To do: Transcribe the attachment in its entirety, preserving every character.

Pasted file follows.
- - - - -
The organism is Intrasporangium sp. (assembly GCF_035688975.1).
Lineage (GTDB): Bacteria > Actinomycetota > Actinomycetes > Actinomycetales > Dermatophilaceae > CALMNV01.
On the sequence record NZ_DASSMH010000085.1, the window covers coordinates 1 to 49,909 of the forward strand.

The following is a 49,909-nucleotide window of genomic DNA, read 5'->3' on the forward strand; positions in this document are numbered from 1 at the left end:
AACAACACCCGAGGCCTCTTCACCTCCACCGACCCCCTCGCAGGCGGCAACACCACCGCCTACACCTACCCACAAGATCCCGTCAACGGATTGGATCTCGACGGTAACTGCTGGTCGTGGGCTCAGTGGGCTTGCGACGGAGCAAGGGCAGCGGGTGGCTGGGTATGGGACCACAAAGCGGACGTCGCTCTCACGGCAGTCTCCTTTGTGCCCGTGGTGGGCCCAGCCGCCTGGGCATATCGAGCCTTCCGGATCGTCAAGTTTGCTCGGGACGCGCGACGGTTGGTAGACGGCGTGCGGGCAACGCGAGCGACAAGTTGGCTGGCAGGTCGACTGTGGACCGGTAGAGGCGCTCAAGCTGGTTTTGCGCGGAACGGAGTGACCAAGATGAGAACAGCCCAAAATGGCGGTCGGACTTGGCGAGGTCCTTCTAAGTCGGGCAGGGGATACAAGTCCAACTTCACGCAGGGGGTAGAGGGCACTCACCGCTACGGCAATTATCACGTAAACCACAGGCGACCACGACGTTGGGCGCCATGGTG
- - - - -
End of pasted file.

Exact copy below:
The organism is Intrasporangium sp. (assembly GCF_035688975.1).
Lineage (GTDB): Bacteria > Actinomycetota > Actinomycetes > Actinomycetales > Dermatophilaceae > CALMNV01.
On the sequence record NZ_DASSMH010000085.1, the window covers coordinates 1 to 49,909 of the forward strand.

The following is a 49,909-nucleotide window of genomic DNA, read 5'->3' on the forward strand; positions in this document are numbered from 1 at the left end:
AACAACACCCGAGGCCTCTTCACCTCCACCGACCCCCTCGCAGGCGGCAACACCACCGCCTACACCTACCCACAAGATCCCGTCAACGGATTGGATCTCGACGGTAACTGCTGGTCGTGGGCTCAGTGGGCTTGCGACGGAGCAAGGGCAGCGGGTGGCTGGGTATGGGACCACAAAGCGGACGTCGCTCTCACGGCAGTCTCCTTTGTGCCCGTGGTGGGCCCAGCCGCCTGGGCATATCGAGCCTTCCGGATCGTCAAGTTTGCTCGGGACGCGCGACGGTTGGTAGACGGCGTGCGGGCAACGCGAGCGACAAGTTGGCTGGCAGGTCGACTGTGGACCGGTAGAGGCGCTCAAGCTGGTTTTGCGCGGAACGGAGTGACCAAGATGAGAACAGCCCAAAATGGCGGTCGGACTTGGCGAGGTCCTTCTAAGTCGGGCAGGGGATACAAGTCCAACTTCACGCAGGGGGTAGAGGGCACTCACCGCTACGGCAATTATCACGTAAACCACAGGCGACCACGACGTTGGGCGCCATGGTG